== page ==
The Guardian newspaper, a British
newspaper (you can see why it might happen there), reports on the Los Angeles
mansion bought by a co-founder of the Uber car ride service. Here’s what he
paid: $72.5 million dollars for the house and the land. Why
is this interesting? Well, around the world for the last a year or more
Uber drivers have been demonstrating, striking, complaining that they’re taking
home ridiculously small amounts of money; $5, $10, $15 an hour and they’re lucky to get at the upper end of that range. We also just read this last
couple of weeks that the police in Los Angeles are again rousting up the
homeless from the little tent cities that they have established under the
freeways. Yeah, that’s America these days: screw the worker, screw the homeless, Why is that relevant? Because not paying Uber drivers so that they can’t afford a
home and have to live in a tent, or they can’t afford a decent living even if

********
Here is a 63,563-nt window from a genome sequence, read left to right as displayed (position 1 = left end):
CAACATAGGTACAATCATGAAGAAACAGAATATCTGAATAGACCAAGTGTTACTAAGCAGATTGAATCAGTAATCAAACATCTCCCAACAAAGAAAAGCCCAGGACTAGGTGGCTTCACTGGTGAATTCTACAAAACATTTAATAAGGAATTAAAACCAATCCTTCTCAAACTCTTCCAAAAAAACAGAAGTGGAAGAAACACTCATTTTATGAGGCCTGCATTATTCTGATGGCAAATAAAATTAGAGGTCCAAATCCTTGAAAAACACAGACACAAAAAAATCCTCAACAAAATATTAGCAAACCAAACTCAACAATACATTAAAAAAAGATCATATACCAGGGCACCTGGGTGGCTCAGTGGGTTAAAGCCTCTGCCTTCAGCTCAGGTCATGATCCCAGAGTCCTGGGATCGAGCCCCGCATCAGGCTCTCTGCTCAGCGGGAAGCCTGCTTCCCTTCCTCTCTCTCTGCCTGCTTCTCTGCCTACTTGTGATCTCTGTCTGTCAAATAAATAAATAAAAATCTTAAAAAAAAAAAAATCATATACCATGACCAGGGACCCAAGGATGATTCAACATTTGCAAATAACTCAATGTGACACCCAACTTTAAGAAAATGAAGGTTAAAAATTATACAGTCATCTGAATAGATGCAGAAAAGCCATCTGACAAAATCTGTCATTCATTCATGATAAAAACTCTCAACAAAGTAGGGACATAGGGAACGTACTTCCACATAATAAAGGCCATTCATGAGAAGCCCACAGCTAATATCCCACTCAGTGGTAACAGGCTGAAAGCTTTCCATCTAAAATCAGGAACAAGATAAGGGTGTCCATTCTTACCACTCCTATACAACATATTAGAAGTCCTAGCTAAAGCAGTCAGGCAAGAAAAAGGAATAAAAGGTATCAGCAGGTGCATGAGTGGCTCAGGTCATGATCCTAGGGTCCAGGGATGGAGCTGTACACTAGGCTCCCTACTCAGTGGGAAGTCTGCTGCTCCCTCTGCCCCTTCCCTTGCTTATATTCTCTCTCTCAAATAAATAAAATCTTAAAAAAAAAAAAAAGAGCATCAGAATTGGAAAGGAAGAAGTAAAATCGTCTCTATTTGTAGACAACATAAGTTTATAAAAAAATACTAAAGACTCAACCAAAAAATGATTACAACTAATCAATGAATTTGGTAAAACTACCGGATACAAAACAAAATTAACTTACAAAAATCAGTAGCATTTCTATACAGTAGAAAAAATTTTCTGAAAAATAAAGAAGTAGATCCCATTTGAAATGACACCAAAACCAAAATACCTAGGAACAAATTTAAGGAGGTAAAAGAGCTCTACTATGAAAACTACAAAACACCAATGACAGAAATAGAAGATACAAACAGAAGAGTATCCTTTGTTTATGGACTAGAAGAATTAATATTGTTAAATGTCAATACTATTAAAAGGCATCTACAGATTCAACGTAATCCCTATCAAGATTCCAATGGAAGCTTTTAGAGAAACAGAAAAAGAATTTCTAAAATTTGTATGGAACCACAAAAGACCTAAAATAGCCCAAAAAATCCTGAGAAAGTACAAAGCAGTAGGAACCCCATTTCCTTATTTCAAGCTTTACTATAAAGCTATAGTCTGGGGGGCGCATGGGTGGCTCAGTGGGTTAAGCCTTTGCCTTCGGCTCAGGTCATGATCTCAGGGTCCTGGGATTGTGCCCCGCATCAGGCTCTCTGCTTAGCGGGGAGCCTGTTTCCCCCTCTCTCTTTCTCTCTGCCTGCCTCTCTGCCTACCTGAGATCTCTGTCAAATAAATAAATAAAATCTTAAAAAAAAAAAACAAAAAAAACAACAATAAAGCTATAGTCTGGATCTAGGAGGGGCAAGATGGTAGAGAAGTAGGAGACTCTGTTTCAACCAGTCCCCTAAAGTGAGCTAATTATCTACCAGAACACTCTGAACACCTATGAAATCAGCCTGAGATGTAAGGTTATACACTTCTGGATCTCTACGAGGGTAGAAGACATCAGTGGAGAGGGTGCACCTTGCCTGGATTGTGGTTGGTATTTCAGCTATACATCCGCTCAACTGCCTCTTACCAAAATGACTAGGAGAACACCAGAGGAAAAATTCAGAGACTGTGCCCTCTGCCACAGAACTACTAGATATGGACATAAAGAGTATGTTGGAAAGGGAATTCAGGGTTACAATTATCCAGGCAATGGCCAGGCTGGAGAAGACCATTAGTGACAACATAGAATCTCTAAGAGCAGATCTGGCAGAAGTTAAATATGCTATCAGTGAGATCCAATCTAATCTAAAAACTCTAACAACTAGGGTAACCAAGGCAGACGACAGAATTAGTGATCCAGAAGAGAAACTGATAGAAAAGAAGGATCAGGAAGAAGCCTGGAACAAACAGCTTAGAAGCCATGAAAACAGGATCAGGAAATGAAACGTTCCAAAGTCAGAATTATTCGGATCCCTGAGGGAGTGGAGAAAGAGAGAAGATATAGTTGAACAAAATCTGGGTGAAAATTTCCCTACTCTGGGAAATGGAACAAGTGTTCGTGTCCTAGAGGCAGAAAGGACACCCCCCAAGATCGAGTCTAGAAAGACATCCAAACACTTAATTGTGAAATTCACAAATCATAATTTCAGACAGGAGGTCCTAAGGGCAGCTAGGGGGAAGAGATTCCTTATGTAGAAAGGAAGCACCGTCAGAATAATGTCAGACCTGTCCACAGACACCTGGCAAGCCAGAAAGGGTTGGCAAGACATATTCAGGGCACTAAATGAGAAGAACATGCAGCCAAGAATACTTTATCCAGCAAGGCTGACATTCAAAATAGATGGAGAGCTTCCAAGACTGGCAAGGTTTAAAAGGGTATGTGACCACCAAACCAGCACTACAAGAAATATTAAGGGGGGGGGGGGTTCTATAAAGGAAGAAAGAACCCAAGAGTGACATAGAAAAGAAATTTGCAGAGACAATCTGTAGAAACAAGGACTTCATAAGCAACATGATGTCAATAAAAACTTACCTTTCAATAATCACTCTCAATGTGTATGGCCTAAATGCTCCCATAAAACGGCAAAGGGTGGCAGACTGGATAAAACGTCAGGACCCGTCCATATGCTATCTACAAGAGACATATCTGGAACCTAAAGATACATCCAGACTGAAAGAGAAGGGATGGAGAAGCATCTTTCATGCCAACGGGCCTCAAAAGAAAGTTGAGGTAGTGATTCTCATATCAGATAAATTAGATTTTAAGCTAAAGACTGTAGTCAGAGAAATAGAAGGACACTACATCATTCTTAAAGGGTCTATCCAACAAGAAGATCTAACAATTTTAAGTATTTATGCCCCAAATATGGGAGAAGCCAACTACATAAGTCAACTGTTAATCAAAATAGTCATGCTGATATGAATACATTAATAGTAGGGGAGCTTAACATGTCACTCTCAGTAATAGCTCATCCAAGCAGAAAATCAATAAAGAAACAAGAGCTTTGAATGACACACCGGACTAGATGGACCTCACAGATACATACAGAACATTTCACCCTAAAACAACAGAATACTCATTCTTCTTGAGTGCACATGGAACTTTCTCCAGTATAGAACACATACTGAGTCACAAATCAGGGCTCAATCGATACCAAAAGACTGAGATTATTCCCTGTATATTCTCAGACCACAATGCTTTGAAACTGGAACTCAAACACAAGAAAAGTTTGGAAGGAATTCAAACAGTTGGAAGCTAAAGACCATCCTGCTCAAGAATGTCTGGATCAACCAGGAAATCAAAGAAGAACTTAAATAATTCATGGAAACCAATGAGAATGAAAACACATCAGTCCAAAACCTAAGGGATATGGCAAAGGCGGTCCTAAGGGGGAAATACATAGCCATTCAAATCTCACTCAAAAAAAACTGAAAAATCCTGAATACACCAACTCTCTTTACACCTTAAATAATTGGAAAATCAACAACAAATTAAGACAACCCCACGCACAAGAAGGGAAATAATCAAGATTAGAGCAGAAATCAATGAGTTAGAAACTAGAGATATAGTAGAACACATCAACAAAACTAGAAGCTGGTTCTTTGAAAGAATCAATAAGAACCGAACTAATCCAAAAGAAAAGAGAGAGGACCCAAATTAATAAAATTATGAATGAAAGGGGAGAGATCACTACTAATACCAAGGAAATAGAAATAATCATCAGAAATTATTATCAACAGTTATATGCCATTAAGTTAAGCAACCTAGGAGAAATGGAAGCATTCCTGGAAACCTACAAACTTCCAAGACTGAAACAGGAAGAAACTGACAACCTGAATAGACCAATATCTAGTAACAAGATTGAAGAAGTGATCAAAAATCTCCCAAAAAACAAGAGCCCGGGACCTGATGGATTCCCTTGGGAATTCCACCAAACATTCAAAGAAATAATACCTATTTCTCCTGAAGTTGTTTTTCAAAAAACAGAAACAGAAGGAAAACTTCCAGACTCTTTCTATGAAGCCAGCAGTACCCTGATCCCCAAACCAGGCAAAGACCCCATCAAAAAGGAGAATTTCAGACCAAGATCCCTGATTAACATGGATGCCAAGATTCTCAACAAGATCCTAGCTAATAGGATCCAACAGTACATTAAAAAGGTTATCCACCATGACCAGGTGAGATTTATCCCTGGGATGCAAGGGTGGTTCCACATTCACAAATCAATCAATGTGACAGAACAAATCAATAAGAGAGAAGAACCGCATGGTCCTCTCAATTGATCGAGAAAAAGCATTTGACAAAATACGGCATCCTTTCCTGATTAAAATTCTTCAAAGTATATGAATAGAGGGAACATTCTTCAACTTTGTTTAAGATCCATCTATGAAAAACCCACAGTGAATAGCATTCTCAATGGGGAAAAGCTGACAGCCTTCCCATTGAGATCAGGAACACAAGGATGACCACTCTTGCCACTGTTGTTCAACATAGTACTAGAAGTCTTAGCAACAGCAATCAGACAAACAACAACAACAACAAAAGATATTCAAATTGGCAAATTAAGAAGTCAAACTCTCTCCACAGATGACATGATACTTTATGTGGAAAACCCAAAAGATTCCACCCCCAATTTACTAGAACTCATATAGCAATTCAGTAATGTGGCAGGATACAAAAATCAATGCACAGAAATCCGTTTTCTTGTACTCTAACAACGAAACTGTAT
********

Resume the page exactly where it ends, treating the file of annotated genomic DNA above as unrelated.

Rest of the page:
they have home, that’s what’s necessary so that the Uber founder, the head of the
company, can live in a $72.5 million mansion. Here’s the
economics to understand: if you paid those Uber workers a living wage (what’s necessary to have a home and a car and to live a decent life) and if you
provided housing for the homeless, you have the money.
It’s all there it would just mean (and let’s cry for a moment) that the founder
the co-founder of Uber would have to settle, I don’t know, for a million dollar
house or maybe even a two million dollar house if we want to
reward him. But he couldn’t have a $72 million dollar house. That’s the cost to him.
And what’s the benefit? Doing something for tens of thousands of Uber
drivers and their families and more thousands of the homeless. You tell me
what your ethics, you r religion and your morality suggest is the way to go here.